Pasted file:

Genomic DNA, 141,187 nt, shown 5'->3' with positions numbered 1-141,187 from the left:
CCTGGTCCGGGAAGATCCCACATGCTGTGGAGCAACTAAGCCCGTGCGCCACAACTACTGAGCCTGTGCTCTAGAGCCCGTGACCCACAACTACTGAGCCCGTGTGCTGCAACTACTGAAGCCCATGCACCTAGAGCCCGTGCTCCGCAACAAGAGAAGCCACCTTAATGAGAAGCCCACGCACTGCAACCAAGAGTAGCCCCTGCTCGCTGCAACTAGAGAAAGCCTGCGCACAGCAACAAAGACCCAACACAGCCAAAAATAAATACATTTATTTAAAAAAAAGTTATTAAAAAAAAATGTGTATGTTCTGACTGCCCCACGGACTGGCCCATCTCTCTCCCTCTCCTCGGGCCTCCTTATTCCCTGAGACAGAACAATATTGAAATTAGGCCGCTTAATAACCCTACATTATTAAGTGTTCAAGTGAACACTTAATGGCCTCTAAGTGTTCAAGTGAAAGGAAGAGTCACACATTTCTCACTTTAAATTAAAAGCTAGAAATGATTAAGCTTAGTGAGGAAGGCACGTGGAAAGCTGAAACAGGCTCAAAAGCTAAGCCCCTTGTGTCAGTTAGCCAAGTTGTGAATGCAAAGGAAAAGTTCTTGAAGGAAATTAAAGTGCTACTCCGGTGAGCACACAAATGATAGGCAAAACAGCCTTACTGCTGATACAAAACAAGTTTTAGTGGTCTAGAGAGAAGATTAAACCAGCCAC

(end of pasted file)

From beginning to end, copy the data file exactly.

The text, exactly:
Genomic DNA, 141,187 nt, shown 5'->3' with positions numbered 1-141,187 from the left:
CCTGGTCCGGGAAGATCCCACATGCTGTGGAGCAACTAAGCCCGTGCGCCACAACTACTGAGCCTGTGCTCTAGAGCCCGTGACCCACAACTACTGAGCCCGTGTGCTGCAACTACTGAAGCCCATGCACCTAGAGCCCGTGCTCCGCAACAAGAGAAGCCACCTTAATGAGAAGCCCACGCACTGCAACCAAGAGTAGCCCCTGCTCGCTGCAACTAGAGAAAGCCTGCGCACAGCAACAAAGACCCAACACAGCCAAAAATAAATACATTTATTTAAAAAAAAGTTATTAAAAAAAAATGTGTATGTTCTGACTGCCCCACGGACTGGCCCATCTCTCTCCCTCTCCTCGGGCCTCCTTATTCCCTGAGACAGAACAATATTGAAATTAGGCCGCTTAATAACCCTACATTATTAAGTGTTCAAGTGAACACTTAATGGCCTCTAAGTGTTCAAGTGAAAGGAAGAGTCACACATTTCTCACTTTAAATTAAAAGCTAGAAATGATTAAGCTTAGTGAGGAAGGCACGTGGAAAGCTGAAACAGGCTCAAAAGCTAAGCCCCTTGTGTCAGTTAGCCAAGTTGTGAATGCAAAGGAAAAGTTCTTGAAGGAAATTAAAGTGCTACTCCGGTGAGCACACAAATGATAGGCAAAACAGCCTTACTGCTGATACAAAACAAGTTTTAGTGGTCTAGAGAGAAGATTAAACCAGCCAC